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Getting in Tune with the Source of Your Most Precious Resource: Water
No matter what the official origins, water takes a complex journey to get to our homes. It falls as rain or snow, sometimes freezes before flowing in rivers and streams, gathering in lakes and reservoirs, and eventually filtering down far into the ground where it fills vast spaces, tapped by your well. On the way down, it passes through soil, sand, silt, gravel, and other components of a large natural filtration system. Your well is drilled down to where the water has accumulated, and you have access to a hopefully endless supply of natural, filtered water. The heart of your plumbing maintenance plan is keeping that supply clean and reliable. Making sure that this process results in enough clean water for your household and others who live nearby is an important part of the cycle.
Types of Wells — Dug/Bored, Driven, and Drilled
Your water well may be a shallow dug, bored, or driven well up to fifty feet deep, or a drilled well consisting of continuous casing and possibly thousands of feet deep. This last kind provides a much lower chance of contamination, though plumbing maintenance for it is much more complex than the others, including a pump mechanism far down the well.
Annual Well Water Supply Checkup
An annual well plumbing maintenance checkup helps preserve your access to water. It makes sure that your well is fully functional and well-protected. It also provides a baseline so that, should contamination occur, you have a baseline reference from before it began, and some idea of how long you and your family have been exposed to any contaminants. Some of the tests that should be performed include:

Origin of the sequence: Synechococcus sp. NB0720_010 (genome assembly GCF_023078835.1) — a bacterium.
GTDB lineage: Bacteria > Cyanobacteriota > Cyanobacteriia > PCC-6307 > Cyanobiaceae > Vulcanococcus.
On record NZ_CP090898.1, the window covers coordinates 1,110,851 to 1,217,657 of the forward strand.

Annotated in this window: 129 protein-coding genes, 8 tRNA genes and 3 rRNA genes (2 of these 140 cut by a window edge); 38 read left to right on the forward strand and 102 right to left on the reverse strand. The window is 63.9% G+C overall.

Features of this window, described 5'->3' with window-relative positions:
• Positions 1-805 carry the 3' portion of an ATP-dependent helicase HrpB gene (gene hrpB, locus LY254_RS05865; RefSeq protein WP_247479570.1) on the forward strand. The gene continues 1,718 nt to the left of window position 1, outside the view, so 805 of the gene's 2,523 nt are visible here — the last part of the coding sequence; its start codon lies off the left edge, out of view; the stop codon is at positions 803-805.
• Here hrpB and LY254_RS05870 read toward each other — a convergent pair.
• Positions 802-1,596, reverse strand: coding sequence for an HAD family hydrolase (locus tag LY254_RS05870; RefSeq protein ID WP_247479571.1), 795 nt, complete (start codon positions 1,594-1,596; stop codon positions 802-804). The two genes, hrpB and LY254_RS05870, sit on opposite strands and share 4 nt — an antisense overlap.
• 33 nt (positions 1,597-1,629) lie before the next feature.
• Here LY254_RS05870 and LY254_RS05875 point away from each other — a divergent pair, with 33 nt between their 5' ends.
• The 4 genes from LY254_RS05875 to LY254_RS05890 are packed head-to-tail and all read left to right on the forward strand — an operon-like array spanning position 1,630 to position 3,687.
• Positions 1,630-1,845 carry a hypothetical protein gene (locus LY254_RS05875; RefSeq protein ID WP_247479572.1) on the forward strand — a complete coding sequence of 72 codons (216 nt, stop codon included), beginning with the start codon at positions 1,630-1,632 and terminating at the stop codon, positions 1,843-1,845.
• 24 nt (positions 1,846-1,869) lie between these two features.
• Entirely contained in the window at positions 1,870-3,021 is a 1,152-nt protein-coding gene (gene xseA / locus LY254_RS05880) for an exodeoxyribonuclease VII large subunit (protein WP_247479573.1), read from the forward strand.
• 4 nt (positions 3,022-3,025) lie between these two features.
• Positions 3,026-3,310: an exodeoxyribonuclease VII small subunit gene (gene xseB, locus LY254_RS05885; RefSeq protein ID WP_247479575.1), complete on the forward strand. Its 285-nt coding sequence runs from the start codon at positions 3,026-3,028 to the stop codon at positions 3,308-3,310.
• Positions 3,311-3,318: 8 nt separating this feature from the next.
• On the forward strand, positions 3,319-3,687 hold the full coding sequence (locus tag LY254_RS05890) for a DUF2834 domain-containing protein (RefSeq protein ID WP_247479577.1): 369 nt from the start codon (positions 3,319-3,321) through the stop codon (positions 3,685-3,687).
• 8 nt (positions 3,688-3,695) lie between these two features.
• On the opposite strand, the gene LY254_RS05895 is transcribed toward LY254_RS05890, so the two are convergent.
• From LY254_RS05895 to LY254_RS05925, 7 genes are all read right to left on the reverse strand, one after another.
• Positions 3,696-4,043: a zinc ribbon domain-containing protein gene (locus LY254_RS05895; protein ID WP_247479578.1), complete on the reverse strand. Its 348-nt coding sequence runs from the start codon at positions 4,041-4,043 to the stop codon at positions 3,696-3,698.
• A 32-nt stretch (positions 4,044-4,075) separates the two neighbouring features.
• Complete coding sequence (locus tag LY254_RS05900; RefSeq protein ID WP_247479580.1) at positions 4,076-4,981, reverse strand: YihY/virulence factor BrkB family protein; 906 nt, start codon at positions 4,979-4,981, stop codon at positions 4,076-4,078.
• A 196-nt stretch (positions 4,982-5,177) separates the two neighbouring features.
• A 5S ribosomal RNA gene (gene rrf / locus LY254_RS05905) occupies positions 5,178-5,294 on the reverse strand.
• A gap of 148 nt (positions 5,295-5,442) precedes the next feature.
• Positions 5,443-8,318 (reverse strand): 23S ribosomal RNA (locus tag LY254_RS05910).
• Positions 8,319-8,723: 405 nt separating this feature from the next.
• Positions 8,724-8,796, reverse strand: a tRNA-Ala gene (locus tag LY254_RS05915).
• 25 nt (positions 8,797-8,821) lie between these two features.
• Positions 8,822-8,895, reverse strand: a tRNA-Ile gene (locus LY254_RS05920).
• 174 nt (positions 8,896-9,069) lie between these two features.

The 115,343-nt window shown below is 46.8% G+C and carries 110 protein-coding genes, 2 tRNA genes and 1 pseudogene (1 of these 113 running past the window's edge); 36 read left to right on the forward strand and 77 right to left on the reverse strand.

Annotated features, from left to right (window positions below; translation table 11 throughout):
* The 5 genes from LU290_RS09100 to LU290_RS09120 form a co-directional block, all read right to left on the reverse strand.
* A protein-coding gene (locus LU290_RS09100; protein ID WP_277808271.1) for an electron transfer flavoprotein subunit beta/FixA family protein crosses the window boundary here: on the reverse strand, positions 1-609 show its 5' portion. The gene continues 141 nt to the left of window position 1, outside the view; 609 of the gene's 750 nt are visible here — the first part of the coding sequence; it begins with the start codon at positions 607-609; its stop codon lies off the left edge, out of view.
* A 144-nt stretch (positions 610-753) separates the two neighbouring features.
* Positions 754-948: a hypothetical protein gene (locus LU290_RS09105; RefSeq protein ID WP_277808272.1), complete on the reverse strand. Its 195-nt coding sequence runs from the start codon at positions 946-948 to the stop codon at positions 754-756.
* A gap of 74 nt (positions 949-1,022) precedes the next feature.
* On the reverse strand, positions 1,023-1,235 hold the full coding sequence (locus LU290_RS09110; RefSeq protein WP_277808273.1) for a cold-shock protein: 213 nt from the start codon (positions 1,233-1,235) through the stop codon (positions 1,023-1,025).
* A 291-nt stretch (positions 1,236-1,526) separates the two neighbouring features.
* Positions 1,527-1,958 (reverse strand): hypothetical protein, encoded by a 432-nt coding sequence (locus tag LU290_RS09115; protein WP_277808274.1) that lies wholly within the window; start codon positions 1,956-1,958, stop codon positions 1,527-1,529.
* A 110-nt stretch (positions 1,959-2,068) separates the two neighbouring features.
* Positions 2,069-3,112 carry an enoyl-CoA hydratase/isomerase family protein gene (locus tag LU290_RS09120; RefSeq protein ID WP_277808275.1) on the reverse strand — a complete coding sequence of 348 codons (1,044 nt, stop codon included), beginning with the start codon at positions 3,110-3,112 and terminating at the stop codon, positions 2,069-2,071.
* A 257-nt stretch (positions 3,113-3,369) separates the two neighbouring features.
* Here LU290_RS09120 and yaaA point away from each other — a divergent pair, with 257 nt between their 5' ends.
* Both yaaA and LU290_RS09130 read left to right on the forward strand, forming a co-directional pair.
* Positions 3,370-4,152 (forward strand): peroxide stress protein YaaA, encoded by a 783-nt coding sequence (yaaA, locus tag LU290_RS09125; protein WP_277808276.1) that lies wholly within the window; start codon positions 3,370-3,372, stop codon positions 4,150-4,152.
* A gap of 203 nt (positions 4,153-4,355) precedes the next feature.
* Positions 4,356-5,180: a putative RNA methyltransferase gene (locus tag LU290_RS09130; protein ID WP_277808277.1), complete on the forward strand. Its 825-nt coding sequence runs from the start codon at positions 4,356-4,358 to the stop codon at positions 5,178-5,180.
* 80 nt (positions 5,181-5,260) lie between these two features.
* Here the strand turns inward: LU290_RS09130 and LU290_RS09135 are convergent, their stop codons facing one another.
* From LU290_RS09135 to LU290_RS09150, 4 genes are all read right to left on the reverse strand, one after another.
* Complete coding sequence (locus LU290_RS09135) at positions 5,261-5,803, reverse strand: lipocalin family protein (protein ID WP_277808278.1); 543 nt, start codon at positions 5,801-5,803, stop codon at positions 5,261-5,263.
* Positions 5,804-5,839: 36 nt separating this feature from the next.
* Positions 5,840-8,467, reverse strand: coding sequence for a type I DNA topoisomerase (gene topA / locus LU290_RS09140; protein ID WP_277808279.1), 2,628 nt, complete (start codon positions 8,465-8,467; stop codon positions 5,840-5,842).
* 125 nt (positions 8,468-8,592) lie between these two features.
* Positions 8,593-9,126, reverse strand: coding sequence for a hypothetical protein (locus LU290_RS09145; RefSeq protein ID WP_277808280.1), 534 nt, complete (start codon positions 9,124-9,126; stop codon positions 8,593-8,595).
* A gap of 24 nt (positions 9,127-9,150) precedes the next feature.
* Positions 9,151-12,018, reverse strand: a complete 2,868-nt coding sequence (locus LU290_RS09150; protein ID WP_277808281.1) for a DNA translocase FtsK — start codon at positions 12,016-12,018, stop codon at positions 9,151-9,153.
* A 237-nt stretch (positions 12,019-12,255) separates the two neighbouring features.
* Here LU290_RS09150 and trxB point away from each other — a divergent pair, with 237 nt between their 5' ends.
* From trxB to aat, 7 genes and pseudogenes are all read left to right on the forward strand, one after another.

The water well’s pump and motor as well as its capacity to provide a steady flow of water that meets your home’s needs should be tested and documented by your plumber. The age of the components should also be noted, and consideration given to planned replacement. Your home’s water system may include a holding or storage tank that allows the system to maintain steady pressure, so you may not have a good understanding of variations in the well’s flow performance under normal water usage conditions.
Modern technology allows simple inspection of well components and the well’s overall condition. Our plumbers can send cameras into the depths of your well and visually inspect the water level, casing condition, pump status, electrical connections, and more.
Location-Specific Water Quality Test
Using local knowledge to include contaminant tests that may be needed based on local geology, soil content, and known industrial contamination, an annual lab test should be run on water samples. This is to track the water quality not only against EPA and local standards, but against the well’s previous contamination levels to ensure that values are not increasing. If they are, it may be necessary for the plumbing maintenance team to determine the cause in order to correct the problem or consider another source of water if the levels become too extreme. At least once during the well’s lifetime, an arsenic test should be performed.